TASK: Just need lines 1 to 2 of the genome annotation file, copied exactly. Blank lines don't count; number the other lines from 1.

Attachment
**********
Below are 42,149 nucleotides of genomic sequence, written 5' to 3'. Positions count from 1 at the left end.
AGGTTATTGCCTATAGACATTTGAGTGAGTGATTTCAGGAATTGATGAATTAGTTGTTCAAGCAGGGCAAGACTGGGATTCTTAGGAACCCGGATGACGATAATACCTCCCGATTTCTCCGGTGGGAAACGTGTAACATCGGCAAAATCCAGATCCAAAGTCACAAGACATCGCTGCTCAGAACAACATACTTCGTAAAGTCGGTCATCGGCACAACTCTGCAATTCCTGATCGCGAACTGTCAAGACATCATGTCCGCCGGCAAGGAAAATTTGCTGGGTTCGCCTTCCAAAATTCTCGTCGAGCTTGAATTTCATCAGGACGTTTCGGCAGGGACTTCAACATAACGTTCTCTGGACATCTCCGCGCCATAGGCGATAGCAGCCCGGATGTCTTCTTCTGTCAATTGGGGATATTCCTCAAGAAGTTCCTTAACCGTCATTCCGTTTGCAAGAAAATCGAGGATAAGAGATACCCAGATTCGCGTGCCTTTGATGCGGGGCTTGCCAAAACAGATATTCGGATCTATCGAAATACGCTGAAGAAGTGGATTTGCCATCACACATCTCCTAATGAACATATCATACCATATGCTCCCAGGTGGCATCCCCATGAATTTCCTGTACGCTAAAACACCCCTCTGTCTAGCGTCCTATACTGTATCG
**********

Below are 42,149 nucleotides of genomic sequence, written 5' to 3'. Positions count from 1 at the left end.
AGGTTATTGCCTATAGACATTTGAGTGAGTGATTTCAGGAATTGATGAATTAGTTGTTCAAGCAGGGCAAGACTGGGATTCTTAGGAACCCGGATGACGATAATACCTCCCGATTTCTCCGGTGGGAAACGTGTAACATCGGCAAAATCCAGATCCAAAGTCACAAGACATCGCTGCTCAGAACAACATACTTCGTAAAGTCGGTCATCGGCACAACTCTGCAATTCCTGATCGCGAACTGTCAAGACATCATGTCCGCCGGCAAGGAAAATTTGCTGGGTTCGCCTTCCAAAATTCTCGTCGAGCTTGAATTTCATCAGGACGTTTCGGCAGGGACTTCAACATAACGTTCTCTGGACATCTCCGCGCCATAGGCGATAGCAGCCCGGATGTCTTCTTCTGTCAATTGGGGATATTCCTCAAGAAGTTCCTTAACCGTCATTCCGTTTGCAAGAAAATCGAGGATAAGAGATACCCAGATTCGCGTGCCTTTGATGCGGGGCTTGCCAAAACAGATATTCGGATCTATCGAAATACGCTGAAGAAGTGGATTTGCCATCACACATCTCCTAATGAACATATCATACCATATGCTCCCAGGTGGCATCCCCATGAATTTCCTGTACGCTAAAACACCCCTCTGTCTAGCGTCCTATACTGTATCG